Why Labor Law Should Stop Leaning So Hard on the Wagner Act

AP Photo/Mike Groll

A fast-food worker raises her fist during a rally for a $15 an hour wage at the Empire State Plaza Concourse, Wednesday, April 15, 2015, in Albany, New York. 

The Wagner Act turns 80 this week and it’s about time that we lessen the old man’s load. For too long, this legislation that was meant to encourage workplace democracy has actually shouldered much of the burden of our nation’s employer-centered social welfare state. It’s high time to get citizens’ health care, pensions and even guaranteed basic wages off its back, and to allow the Wagner Act to do its job: giving workers in the U.S. a real voice on the job.   

Signed into law by President Franklin D. Roosevelt on July 5, 1935, the Wagner Act (or National Labor Relations Act) marked the first time private-sector workers in the U.S gained permanent federal backing for organizing unions. Under the Wagner Act, if the government certified that the workers had a union—usually through a union election—then their company was obligated to enter into collective bargaining. Not only that, but the Wagner Act made it the “policy of the United States” to protect this right.

Millions of workers joined unions in the decade after Wagner’s inception, and in its early years workers’ unions and employers mostly bargained over wages and working conditions. After World War II, when the U.S. eschewed the European social welfare model for an employer-provided one, however, our government did not require employers to provide these benefits. Rather, the government turned to unions to bargain with employers for much of U.S. citizens’ new social wage. The 1948 Inland Steel NLRB decision opened the door for unions to bargain on health care and retirement plans, and a 1949 Truman fact-finding board on a major steel strike ordered the company to bargain on issues of benefits.  

Soon, collective bargaining became a centerpiece of the nation’s employer-centered social welfare state. By 1954, three-quarters of union members were covered by a health plan or pension through collective bargaining, up from one-eighth in 1948. At first, these gains were limited to union members, but over the ensuing decades these union benefits spread as even employers without a union matched unionized wages and benefits. A mere 16 percent of workers had regular medical coverage in 1950, but nearly 70 percent did 25 years later. By 1979, 83 percent of unionized workers had a company-provided pension as did 39 percent of workers without a union. A worker in England would not have to go through a union election to be able to afford heart surgery or doctors’ visits, but in the U.S. winning a union election under Wagner meant gaining access to the most secure tier of our social welfare state.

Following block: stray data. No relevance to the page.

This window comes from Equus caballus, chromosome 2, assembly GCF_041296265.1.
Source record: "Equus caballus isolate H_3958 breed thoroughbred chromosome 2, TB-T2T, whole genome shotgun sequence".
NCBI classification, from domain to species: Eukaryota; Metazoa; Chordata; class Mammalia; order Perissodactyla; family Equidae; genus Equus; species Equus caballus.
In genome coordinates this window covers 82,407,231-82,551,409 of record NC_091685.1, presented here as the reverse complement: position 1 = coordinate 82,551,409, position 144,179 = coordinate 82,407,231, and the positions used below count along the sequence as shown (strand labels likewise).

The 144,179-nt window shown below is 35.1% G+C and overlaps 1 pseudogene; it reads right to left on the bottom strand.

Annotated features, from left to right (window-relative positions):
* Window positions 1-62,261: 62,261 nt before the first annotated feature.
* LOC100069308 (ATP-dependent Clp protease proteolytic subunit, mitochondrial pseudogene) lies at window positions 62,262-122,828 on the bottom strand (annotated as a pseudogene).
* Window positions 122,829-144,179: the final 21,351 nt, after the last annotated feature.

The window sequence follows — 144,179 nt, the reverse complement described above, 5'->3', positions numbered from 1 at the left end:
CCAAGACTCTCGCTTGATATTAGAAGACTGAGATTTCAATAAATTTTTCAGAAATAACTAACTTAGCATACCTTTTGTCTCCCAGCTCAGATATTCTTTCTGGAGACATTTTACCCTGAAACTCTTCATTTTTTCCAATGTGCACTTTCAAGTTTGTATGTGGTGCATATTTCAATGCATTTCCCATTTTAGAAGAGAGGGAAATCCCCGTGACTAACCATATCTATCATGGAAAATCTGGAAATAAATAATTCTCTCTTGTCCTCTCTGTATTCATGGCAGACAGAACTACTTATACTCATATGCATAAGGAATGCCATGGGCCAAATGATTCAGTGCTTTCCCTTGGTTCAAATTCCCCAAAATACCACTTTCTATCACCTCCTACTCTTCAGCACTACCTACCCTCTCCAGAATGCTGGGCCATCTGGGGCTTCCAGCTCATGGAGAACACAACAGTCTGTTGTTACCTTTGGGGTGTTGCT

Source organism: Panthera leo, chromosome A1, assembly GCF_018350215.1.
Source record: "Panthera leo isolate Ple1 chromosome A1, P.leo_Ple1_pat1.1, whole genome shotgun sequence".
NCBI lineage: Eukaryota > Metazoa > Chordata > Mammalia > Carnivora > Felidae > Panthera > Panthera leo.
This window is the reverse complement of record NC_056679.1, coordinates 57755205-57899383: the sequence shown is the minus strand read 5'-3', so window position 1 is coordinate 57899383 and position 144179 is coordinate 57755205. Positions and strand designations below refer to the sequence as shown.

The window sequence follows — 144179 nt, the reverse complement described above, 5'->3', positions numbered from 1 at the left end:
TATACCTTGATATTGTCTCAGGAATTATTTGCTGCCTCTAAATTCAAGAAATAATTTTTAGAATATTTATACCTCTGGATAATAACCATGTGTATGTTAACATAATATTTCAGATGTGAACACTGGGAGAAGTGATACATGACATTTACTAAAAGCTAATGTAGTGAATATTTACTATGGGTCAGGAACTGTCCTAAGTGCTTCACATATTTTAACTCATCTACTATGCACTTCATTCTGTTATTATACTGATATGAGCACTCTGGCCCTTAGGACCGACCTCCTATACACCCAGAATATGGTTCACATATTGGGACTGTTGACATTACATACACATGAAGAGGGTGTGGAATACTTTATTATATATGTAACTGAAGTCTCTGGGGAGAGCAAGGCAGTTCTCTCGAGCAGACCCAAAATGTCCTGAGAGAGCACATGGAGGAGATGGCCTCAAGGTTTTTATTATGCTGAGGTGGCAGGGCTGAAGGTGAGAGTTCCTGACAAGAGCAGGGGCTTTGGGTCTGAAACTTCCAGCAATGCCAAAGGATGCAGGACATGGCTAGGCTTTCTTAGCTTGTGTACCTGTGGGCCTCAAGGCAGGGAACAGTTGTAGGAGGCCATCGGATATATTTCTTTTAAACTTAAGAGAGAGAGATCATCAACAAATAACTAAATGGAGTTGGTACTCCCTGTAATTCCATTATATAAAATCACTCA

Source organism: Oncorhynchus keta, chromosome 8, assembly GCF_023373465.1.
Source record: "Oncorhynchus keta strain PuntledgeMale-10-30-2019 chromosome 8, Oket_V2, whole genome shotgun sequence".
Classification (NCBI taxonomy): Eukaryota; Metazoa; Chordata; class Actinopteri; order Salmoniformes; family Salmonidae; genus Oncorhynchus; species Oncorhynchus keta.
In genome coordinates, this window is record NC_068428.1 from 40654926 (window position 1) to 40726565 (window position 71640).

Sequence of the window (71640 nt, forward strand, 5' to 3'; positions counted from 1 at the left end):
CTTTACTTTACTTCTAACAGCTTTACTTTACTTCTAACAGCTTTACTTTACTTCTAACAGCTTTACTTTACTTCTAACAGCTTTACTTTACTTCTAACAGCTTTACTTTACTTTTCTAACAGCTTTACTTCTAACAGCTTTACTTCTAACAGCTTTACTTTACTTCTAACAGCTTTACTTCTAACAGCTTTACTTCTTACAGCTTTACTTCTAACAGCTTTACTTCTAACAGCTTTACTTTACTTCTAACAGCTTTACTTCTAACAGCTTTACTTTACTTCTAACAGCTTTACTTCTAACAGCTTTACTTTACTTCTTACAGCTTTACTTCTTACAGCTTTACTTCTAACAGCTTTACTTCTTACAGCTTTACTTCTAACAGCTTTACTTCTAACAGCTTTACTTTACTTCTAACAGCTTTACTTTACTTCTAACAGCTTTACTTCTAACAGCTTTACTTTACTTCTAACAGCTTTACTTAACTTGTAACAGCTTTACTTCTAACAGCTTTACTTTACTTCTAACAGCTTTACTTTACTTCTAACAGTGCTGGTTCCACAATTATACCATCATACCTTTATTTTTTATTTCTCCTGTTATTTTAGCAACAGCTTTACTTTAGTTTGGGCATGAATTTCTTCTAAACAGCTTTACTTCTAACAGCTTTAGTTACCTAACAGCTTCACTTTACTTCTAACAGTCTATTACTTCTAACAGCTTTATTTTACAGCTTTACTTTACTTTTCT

Yet in depending on unions to do the negotiating for a social wage, the U.S. had inadvertently given employers in the U.S. a higher incentive than employers in other nations to fight union organizing. After all, if workers won a union through the Wagner Act, employers would most likely be on the hook for not only higher wages, but also better retirement and health benefits and perhaps even supplemental unemployment compensation—the closest thing the U.S. has ever had to a guaranteed basic income. When employers faced escalating global competition in the late 1960s and 1970s, they increasingly resisted workers’ organizing efforts, became quicker to hire anti-union consultants and broke labor law more frequently. By the turn of the 21st century, 57 percent of employers faced with a union organizing drive threatened plant closure, according to a study by Cornell University’s Kate Bronfenbrenner, and 34 percent fired union supporters. Wagner still deemed such threats illegal, yet the law’s penalties and enforcement were too weak to stop them. Employers effectively narrowed the Wagner Act’s reach, and fewer workers than ever could benefit from collective bargaining’s power to improve their social welfare.

There have been a number of intriguing proposals for strengthening or bypassing the aging law, such as making the right to form a union a civil right or allowing workers to skip organizing for a majority and instead to build members-only unions. It’s also clear the Wagner Act needs to be updated to cover the burgeoning ranks of the exempt, such as those working people legally considered independent contractors—even when they drive the same company truck each day, or sweep the same office floors. Yet none of these fixes gets to the core issue about the undue burden our nation’s employer-provided social welfare system has placed on labor law and the workers who would like to form unions.  

The best way to fix the Wagner Act and to restore workers’ freedom to form union is to lighten the work we expect this 80-year-old law to do. All workers need a guaranteed basic annual income, all workers need full access to health care, and all workers deserve to retire with guaranteed dignity—whether they have a union or not. Once our nation guarantees universal social wage benefits for our workers, employers will have less incentive to wage war on unionizing efforts, and the Wagner Act may once again be a potent tool for bringing democracy and worker empowerment to the nation’s rapidly changing workplaces. 

Happy Birthday, Wagner. You deserve a break.  

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